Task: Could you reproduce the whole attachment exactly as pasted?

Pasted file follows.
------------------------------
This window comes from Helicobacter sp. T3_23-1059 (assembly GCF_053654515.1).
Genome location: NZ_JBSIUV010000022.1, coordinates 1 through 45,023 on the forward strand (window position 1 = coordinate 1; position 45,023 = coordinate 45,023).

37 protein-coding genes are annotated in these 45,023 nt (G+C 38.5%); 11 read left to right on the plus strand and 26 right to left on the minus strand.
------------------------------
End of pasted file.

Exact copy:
This window comes from Helicobacter sp. T3_23-1059 (assembly GCF_053654515.1).
Genome location: NZ_JBSIUV010000022.1, coordinates 1 through 45,023 on the forward strand (window position 1 = coordinate 1; position 45,023 = coordinate 45,023).

37 protein-coding genes are annotated in these 45,023 nt (G+C 38.5%); 11 read left to right on the plus strand and 26 right to left on the minus strand.